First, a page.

Saturday, July 28, 2012

The Edison Files: Betsy Lane Shepherd

Thomas Edison invented the phonograph in 1877. No one knows for sure who the very first recording artist was. Here is a look at an early recording artist I have in my collection.

From an advertisement in October 1920 The Etude, Pressers Musical Magazine:

Miss Shepherd, who is a famous concert soprano, stood beside the new Edison and started to sing. “In the gloaming, oh! My darling…..” With a soft, rounded loveliness, the melody filled the auditorium. Pulsing through its theme was the soul of a great artist. It’s message, warm with understanding, reached the hearts of the hushed listeners and sped their imaginations back to cherished memories.

It was the magic of music.

Suddenly, Miss Shepherd’s lips went absolutely still. But, her lovely voice went smoothly on, ….it was best to leave you, thus.

The audience was puzzled. Then it awoke. Miss Shepherd’s voice was now coming from the new Edison – and no one had been able to tell the difference between the living voice and the re-created voice. The new Edison’s realism had put into the re-created music all the magic of the living voice with which Miss Shepherd charmed her listeners.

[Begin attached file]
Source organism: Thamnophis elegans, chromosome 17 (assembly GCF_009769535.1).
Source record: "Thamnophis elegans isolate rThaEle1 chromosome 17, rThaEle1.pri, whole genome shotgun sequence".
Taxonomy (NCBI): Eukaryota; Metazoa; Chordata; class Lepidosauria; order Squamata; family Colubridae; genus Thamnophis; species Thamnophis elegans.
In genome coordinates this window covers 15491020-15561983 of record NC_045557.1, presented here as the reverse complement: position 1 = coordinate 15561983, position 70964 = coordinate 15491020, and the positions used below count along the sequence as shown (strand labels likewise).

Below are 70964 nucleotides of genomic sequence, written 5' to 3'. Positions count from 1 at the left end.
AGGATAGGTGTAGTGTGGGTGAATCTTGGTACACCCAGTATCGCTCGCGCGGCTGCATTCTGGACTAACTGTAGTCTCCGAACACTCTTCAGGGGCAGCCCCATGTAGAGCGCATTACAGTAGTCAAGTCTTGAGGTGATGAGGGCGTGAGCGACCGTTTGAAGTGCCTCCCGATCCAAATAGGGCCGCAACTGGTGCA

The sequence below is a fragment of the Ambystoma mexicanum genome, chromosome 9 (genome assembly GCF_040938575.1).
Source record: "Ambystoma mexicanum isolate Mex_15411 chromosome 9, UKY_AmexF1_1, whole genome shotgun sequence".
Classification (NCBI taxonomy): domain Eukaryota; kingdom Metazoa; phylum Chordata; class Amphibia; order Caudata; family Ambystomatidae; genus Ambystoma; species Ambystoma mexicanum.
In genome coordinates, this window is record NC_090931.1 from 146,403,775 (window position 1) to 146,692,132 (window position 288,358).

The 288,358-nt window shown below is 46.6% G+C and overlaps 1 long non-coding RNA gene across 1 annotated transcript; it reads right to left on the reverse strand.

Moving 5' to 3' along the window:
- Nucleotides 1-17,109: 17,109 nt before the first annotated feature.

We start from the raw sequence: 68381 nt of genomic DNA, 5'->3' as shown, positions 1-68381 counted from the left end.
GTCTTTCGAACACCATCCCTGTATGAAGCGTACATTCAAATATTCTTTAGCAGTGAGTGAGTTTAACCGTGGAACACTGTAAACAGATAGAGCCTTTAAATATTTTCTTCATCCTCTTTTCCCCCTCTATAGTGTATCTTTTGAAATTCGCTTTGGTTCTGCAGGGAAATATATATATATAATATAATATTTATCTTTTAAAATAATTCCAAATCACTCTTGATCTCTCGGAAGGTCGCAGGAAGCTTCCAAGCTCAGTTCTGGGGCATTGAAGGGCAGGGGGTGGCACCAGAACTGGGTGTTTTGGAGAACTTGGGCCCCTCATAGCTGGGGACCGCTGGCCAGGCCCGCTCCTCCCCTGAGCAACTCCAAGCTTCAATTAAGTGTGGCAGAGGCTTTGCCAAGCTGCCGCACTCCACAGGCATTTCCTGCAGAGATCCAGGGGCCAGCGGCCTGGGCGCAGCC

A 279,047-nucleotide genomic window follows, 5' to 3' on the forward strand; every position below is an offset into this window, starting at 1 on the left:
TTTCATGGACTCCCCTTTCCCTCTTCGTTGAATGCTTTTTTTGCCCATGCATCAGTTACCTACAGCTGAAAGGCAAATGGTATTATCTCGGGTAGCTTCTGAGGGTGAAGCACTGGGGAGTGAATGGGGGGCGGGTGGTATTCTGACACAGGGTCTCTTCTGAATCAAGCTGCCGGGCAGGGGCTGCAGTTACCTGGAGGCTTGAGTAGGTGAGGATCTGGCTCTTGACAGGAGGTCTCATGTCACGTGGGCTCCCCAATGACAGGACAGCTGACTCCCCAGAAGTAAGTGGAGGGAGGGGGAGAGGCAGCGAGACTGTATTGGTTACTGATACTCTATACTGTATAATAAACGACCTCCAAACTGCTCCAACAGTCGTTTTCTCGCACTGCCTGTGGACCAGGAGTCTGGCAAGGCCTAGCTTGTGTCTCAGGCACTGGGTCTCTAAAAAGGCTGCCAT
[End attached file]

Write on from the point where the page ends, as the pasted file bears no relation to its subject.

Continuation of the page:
This test, on April 26, 1920 in Dallas, Texas, was the 185th test given by Betsy Lane Shepherd in 185 cities and towns of the United States and Canada. The 185 audiences aggregated more than a hundred thousand people. Each audience found itself absolutely unable to tell when Miss Shepherd was singing and when the new Edison was re-creating her voice, except by watching her lips. According to the advertisement, it was a most phenomenal achievement. No other phonograph or talking machine manufacturer dares to make this comparison, the ad read. Mr. Edison subjected the new Edison to these tests because he wanted to prove that perfect realism was an everyday performance with the new Edison.

To listen to recordings of Betsy Lane Shepherd, and other early recording artists, visit the Cylinder Preservation and Digitization Project at the University of California at Santa Barbara.

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